Stories by Asad Hashim of Al Jazeera

Pakistan's government bows to far-right pressure in forcing out adviser

Prime Minister Imran Khan. Photo: Muhhamad Reza/Anadolu Agency/Getty Images

Islamabad — Pakistan's government has asked a leading academic to step down as an economic adviser, the ruling PTI party announced Friday, after far-right groups objected to his appointment based on his faith.

Why it matters: Atif Mian, a renowned professor of economics at Princeton University who belongs to the Ahmadiyya sect of Islam, had been appointed to the Economic Advisory Council (EAC) last week and has now agreed to resign. Pakistan is home to roughly half a million Ahmadis, a long-persecuted minority who are not allowed by Pakistani law to refer to themselves as Muslims, facing prison sentences for doing so. They are also frequently the targets of mob violence as well as targeted killings.

Shadow of military “engineering” hangs over Pakistan election

Supporters of Muttahida Majlis-e-Amal (MMA), a Pakistani religious parties alliance, at a rally in Karachi. Photo: Asif Hassan/AFP/Getty Images

MASTUNG, PAKISTAN — Political leaders from multiple parties accuse Pakistan’s military of misconduct in the lead-up to the July 25 general election. Aslam Raisani, a politician from an impoverished rural district, tells Al Jazeera the military has intimidated voters and offered incentives to switch loyalties, from installing electricity transformers to offering to release relatives allegedly "disappeared" by the intelligence services.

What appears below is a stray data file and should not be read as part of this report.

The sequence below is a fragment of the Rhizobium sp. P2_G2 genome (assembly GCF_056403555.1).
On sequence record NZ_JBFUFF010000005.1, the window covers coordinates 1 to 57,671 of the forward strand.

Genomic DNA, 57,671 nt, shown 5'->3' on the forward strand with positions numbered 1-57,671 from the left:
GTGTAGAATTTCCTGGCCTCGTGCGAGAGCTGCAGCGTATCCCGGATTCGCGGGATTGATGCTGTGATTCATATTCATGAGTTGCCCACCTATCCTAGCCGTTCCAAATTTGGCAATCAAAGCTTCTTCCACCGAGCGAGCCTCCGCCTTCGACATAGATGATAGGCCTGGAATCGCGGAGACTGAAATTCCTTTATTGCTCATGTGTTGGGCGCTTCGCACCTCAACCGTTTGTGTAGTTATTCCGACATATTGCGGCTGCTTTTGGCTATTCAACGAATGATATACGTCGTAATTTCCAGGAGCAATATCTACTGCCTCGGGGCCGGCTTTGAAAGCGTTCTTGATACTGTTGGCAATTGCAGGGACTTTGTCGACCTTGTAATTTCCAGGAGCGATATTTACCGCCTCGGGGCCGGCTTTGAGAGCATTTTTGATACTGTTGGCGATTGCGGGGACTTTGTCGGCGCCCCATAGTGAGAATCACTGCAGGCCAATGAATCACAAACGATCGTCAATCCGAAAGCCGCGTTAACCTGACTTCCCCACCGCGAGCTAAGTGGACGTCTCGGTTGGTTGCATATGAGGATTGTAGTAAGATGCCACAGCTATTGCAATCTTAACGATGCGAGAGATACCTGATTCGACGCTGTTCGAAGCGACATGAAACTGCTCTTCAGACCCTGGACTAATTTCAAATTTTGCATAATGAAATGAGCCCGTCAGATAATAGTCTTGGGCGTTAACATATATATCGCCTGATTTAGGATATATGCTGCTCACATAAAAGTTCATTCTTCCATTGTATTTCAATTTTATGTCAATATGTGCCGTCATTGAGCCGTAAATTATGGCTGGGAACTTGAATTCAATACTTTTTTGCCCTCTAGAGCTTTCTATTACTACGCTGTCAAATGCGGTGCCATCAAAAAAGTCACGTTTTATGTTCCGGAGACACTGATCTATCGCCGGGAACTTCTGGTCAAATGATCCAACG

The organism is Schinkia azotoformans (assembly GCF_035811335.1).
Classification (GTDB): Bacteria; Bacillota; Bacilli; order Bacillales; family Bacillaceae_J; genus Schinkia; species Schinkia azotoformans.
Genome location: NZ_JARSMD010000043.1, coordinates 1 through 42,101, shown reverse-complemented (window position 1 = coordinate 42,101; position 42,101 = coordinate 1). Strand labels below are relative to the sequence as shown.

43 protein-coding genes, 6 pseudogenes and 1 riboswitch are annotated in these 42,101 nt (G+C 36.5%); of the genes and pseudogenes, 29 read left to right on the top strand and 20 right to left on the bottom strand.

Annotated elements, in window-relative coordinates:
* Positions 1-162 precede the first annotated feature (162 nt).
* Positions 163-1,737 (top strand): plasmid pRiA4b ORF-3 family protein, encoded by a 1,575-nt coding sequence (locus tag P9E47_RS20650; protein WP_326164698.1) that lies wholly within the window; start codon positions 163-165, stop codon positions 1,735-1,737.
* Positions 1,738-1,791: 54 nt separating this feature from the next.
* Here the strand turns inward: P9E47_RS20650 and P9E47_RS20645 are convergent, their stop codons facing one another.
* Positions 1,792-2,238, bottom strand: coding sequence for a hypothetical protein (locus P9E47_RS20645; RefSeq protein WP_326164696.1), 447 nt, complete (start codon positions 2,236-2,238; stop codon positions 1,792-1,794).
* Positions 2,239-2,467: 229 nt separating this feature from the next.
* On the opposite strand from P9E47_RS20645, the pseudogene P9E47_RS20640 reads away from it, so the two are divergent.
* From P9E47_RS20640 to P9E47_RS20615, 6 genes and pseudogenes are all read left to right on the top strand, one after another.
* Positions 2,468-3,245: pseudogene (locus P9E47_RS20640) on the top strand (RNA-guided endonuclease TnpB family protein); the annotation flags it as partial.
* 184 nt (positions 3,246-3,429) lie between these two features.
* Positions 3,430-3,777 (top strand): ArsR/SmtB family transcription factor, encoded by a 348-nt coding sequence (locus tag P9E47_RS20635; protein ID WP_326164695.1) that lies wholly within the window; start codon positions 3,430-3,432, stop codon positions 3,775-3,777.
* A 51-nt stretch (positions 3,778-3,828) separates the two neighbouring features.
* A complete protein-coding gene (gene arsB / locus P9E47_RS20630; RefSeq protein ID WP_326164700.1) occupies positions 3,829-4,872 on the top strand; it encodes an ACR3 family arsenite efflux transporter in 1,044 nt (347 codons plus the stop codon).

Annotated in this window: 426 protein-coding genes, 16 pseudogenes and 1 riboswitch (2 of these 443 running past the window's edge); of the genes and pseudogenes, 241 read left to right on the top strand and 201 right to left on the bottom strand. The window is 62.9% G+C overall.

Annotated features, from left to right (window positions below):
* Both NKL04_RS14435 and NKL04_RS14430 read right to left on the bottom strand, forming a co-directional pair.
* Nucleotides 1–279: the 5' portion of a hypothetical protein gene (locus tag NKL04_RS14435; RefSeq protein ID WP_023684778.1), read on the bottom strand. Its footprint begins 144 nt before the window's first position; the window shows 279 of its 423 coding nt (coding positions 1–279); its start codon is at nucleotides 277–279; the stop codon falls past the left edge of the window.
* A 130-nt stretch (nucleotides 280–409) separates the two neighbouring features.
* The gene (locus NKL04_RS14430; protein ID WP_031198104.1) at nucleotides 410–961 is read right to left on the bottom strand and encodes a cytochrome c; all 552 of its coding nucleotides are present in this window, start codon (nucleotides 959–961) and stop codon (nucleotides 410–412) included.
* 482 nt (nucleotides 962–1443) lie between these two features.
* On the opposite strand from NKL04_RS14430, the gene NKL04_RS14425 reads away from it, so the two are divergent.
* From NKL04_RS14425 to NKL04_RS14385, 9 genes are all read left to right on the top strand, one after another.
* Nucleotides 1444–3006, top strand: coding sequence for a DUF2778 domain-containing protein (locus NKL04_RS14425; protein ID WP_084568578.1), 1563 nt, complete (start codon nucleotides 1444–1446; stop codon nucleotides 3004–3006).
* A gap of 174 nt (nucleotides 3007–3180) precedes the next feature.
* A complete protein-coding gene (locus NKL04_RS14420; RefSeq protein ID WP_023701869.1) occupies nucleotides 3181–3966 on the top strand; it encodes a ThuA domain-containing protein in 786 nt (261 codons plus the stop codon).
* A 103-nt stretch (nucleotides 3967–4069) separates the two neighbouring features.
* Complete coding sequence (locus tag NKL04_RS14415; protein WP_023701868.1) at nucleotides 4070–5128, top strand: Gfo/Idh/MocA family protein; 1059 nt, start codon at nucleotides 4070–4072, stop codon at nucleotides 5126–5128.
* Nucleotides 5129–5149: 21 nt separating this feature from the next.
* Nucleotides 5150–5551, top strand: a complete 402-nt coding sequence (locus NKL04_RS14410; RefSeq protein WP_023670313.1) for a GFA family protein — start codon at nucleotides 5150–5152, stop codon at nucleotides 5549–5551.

The bigger picture: The military has ruled Pakistan for roughly half of its 70-year history, since independence from the British in 1947, and has been at the centre of allegations of "political engineering" before an election that would see the country's second civilian-to-civilian handover of power. The military denies any involvement in politics, saying it supports the democratic process.

Religious supremacists campaign in Pakistan's election

Ramzan Mengal, the Balochistan chief of the ASWJ, has been seen leading crowds chanting slogans demonizing Shia Muslims as apostates. Photo: Asad Hashim/Al Jazeera

QUETTA — A far-right religious group that declares members of Islam's Shia sect to be heretics, and has been banned by Pakistan as a "terrorist" organization, is running 150 candidates for National Assembly in Pakistan's July 25 election.

The bigger picture: Pakistan's election has been chaotic, and the Ahle Sunnat Wal Jammat (ASWJ) is not the only group accused of links to armed groups taking part. But members of Quetta's Hazara community are not convinced that the ASWJ is disconnected from those who killed their family members.

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